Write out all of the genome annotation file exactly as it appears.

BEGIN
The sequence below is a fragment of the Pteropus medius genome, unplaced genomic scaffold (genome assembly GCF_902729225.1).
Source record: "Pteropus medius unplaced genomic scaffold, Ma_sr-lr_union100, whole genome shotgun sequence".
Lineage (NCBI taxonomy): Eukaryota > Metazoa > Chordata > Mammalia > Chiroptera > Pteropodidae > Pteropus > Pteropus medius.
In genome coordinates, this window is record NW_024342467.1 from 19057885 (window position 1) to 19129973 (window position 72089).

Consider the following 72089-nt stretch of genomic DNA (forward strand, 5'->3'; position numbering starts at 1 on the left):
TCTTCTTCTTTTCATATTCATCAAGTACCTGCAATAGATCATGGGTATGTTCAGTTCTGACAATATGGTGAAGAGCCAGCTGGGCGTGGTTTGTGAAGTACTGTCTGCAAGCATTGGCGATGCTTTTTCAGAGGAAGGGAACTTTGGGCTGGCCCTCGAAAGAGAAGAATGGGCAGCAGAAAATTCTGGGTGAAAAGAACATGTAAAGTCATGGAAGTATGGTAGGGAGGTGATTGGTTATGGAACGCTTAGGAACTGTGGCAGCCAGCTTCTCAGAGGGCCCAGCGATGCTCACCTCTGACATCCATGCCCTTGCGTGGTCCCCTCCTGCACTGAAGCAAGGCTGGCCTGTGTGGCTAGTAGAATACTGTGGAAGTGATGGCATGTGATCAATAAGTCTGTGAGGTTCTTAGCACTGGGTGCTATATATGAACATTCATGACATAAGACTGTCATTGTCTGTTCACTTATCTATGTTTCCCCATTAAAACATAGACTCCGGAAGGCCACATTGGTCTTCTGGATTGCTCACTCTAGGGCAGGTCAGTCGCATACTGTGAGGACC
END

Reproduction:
The sequence below is a fragment of the Pteropus medius genome, unplaced genomic scaffold (genome assembly GCF_902729225.1).
Source record: "Pteropus medius unplaced genomic scaffold, Ma_sr-lr_union100, whole genome shotgun sequence".
Lineage (NCBI taxonomy): Eukaryota > Metazoa > Chordata > Mammalia > Chiroptera > Pteropodidae > Pteropus > Pteropus medius.
In genome coordinates, this window is record NW_024342467.1 from 19057885 (window position 1) to 19129973 (window position 72089).

Consider the following 72089-nt stretch of genomic DNA (forward strand, 5'->3'; position numbering starts at 1 on the left):
TCTTCTTCTTTTCATATTCATCAAGTACCTGCAATAGATCATGGGTATGTTCAGTTCTGACAATATGGTGAAGAGCCAGCTGGGCGTGGTTTGTGAAGTACTGTCTGCAAGCATTGGCGATGCTTTTTCAGAGGAAGGGAACTTTGGGCTGGCCCTCGAAAGAGAAGAATGGGCAGCAGAAAATTCTGGGTGAAAAGAACATGTAAAGTCATGGAAGTATGGTAGGGAGGTGATTGGTTATGGAACGCTTAGGAACTGTGGCAGCCAGCTTCTCAGAGGGCCCAGCGATGCTCACCTCTGACATCCATGCCCTTGCGTGGTCCCCTCCTGCACTGAAGCAAGGCTGGCCTGTGTGGCTAGTAGAATACTGTGGAAGTGATGGCATGTGATCAATAAGTCTGTGAGGTTCTTAGCACTGGGTGCTATATATGAACATTCATGACATAAGACTGTCATTGTCTGTTCACTTATCTATGTTTCCCCATTAAAACATAGACTCCGGAAGGCCACATTGGTCTTCTGGATTGCTCACTCTAGGGCAGGTCAGTCGCATACTGTGAGGACC